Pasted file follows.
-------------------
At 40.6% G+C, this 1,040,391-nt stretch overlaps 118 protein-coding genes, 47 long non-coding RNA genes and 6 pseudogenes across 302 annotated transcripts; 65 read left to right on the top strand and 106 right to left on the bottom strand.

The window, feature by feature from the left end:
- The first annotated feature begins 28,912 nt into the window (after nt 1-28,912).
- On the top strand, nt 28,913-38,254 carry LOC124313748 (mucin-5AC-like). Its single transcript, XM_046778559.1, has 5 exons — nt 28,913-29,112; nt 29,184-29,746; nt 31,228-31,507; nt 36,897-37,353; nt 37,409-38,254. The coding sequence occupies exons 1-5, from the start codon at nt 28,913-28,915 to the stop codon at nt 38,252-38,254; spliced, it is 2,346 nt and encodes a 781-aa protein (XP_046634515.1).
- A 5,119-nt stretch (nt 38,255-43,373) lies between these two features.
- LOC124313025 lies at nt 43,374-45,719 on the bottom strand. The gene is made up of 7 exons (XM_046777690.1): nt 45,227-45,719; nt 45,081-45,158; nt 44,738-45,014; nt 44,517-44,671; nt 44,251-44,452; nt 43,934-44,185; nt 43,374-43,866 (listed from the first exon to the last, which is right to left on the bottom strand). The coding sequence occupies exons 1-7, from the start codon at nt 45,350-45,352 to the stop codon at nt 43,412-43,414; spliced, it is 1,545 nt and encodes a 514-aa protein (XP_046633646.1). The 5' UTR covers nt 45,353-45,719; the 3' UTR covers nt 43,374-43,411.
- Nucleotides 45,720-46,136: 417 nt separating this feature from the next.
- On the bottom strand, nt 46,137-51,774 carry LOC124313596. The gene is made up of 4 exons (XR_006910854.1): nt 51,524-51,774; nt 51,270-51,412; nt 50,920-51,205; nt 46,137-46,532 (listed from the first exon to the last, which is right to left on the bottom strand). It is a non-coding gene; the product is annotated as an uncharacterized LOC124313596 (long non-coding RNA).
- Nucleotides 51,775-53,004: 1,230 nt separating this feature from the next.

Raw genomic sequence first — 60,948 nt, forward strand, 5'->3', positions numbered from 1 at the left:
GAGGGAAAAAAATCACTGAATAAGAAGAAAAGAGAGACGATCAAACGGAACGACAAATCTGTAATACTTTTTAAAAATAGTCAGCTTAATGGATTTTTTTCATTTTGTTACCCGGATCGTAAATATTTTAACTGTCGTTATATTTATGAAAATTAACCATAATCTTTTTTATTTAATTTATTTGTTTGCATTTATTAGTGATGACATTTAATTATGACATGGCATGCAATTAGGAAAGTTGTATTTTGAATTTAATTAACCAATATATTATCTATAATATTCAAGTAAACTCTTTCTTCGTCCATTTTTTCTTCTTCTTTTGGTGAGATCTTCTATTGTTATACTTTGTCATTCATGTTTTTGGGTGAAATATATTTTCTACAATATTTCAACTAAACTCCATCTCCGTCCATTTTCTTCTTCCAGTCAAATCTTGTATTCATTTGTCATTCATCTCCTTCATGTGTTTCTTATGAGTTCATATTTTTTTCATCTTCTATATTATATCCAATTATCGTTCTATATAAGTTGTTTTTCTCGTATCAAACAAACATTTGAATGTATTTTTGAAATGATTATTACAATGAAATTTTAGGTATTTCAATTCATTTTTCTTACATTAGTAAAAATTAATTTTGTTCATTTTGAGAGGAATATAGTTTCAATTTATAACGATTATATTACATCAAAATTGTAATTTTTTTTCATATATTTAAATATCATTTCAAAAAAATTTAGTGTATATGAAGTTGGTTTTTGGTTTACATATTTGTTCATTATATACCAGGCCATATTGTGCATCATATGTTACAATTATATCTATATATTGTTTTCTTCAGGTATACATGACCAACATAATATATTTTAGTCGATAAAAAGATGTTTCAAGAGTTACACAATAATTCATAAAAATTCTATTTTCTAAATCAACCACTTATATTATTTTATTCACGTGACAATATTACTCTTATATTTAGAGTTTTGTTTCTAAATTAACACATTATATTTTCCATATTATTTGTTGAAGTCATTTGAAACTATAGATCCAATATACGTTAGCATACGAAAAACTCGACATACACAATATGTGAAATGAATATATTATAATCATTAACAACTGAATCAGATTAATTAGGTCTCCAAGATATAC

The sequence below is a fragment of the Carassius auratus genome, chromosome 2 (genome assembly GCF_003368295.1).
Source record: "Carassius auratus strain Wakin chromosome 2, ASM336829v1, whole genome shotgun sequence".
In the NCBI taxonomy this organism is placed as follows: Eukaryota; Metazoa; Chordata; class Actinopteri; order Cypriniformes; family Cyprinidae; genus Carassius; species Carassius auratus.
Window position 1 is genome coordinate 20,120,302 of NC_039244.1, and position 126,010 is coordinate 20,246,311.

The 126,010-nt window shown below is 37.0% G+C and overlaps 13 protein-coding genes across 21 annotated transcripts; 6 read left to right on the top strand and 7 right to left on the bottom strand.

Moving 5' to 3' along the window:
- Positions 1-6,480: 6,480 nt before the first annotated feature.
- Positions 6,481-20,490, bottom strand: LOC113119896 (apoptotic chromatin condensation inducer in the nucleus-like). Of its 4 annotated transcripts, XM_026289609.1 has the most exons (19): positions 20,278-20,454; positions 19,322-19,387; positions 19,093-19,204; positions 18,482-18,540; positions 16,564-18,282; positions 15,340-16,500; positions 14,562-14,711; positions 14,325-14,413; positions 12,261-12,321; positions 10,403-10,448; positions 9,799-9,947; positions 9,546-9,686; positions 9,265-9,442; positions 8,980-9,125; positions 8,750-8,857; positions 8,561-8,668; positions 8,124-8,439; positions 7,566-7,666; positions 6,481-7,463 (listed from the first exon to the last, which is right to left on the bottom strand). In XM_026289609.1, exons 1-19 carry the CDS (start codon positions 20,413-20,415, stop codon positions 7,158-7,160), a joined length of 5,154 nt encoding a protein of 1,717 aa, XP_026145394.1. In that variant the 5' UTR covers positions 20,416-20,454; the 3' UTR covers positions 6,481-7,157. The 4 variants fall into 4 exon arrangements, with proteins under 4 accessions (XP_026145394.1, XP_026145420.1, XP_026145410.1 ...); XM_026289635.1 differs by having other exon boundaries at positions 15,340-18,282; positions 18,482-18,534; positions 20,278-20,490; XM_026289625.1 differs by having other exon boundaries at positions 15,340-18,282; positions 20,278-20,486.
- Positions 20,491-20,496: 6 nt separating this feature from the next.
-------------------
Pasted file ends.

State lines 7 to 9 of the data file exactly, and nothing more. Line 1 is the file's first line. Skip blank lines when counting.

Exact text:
- Nucleotides 45,720-46,136: 417 nt separating this feature from the next.
- On the bottom strand, nt 46,137-51,774 carry LOC124313596. The gene is made up of 4 exons (XR_006910854.1): nt 51,524-51,774; nt 51,270-51,412; nt 50,920-51,205; nt 46,137-46,532 (listed from the first exon to the last, which is right to left on the bottom strand). It is a non-coding gene; the product is annotated as an uncharacterized LOC124313596 (long non-coding RNA).
- Nucleotides 51,775-53,004: 1,230 nt separating this feature from the next.